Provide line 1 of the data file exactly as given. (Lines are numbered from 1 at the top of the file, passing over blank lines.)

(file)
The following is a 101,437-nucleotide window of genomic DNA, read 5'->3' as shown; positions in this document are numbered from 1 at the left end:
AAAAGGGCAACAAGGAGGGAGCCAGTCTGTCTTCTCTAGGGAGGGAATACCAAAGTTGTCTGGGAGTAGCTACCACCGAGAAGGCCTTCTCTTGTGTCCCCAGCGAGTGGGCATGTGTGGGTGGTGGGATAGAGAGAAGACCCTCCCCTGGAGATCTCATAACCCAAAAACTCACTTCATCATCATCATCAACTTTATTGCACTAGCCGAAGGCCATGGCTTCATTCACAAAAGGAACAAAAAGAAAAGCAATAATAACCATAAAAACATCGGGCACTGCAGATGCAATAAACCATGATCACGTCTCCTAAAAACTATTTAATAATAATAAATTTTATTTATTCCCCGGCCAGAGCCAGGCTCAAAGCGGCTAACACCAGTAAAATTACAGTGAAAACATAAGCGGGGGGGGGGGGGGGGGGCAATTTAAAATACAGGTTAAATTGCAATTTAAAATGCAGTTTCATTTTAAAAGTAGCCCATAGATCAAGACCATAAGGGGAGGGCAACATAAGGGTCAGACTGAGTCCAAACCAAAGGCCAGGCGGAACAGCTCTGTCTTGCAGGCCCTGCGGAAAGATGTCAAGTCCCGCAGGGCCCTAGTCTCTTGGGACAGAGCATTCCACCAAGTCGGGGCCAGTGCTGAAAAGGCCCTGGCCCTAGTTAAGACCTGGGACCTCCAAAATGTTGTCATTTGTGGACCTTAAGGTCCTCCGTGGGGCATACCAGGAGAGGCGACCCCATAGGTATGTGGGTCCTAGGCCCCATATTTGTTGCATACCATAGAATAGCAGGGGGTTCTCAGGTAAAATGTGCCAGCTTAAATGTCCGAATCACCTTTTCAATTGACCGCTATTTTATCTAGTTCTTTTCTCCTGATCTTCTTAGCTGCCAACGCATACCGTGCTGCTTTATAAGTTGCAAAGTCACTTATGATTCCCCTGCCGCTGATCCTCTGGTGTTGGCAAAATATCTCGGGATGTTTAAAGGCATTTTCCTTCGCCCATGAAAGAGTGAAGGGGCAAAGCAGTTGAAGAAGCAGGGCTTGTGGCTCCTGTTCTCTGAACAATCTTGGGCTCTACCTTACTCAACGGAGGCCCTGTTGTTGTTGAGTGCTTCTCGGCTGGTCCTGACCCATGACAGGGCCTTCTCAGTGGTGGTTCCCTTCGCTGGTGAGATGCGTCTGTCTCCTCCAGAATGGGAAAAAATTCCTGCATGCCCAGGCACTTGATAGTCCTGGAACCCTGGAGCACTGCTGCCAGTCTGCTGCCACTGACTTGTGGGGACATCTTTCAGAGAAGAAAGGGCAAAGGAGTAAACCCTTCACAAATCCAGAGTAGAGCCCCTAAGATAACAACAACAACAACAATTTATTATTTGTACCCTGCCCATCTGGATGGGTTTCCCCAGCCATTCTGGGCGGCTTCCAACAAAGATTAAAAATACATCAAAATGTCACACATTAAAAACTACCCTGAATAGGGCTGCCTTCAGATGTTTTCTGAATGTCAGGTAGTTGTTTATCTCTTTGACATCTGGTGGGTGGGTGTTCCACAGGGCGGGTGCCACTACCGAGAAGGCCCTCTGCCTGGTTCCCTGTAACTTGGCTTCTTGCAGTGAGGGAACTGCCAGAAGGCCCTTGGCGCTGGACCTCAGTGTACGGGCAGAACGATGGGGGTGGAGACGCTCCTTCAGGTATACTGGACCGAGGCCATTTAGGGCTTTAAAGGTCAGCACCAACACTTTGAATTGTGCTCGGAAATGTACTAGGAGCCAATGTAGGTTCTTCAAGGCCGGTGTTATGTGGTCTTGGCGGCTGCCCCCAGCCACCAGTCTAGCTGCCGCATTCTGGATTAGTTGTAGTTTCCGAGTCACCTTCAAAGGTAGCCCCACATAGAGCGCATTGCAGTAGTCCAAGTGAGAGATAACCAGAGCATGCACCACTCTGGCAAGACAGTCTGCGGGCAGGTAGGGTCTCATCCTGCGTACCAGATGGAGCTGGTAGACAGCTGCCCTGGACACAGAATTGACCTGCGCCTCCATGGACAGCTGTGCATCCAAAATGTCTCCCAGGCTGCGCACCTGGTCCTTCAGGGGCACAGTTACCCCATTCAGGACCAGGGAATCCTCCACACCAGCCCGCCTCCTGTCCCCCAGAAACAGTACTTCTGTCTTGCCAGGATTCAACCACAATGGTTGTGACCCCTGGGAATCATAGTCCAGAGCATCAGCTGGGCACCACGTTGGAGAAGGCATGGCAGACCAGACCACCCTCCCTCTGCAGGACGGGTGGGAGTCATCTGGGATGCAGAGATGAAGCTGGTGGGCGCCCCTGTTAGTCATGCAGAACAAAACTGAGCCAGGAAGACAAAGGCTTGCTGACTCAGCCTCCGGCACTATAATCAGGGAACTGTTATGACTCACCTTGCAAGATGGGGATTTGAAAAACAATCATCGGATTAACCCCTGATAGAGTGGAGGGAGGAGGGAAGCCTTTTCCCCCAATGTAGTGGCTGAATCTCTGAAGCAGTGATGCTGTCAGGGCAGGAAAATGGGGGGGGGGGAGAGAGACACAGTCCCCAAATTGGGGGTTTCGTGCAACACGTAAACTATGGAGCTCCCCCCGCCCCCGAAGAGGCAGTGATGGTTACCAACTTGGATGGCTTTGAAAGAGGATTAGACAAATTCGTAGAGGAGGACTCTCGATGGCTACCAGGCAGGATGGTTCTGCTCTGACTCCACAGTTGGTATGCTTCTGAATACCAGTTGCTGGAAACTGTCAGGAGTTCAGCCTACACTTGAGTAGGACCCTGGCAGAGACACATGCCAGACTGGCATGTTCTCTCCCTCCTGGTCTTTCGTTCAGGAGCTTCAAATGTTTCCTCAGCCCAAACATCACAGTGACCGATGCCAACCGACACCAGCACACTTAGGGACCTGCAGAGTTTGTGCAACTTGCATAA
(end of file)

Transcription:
The following is a 101,437-nucleotide window of genomic DNA, read 5'->3' as shown; positions in this document are numbered from 1 at the left end: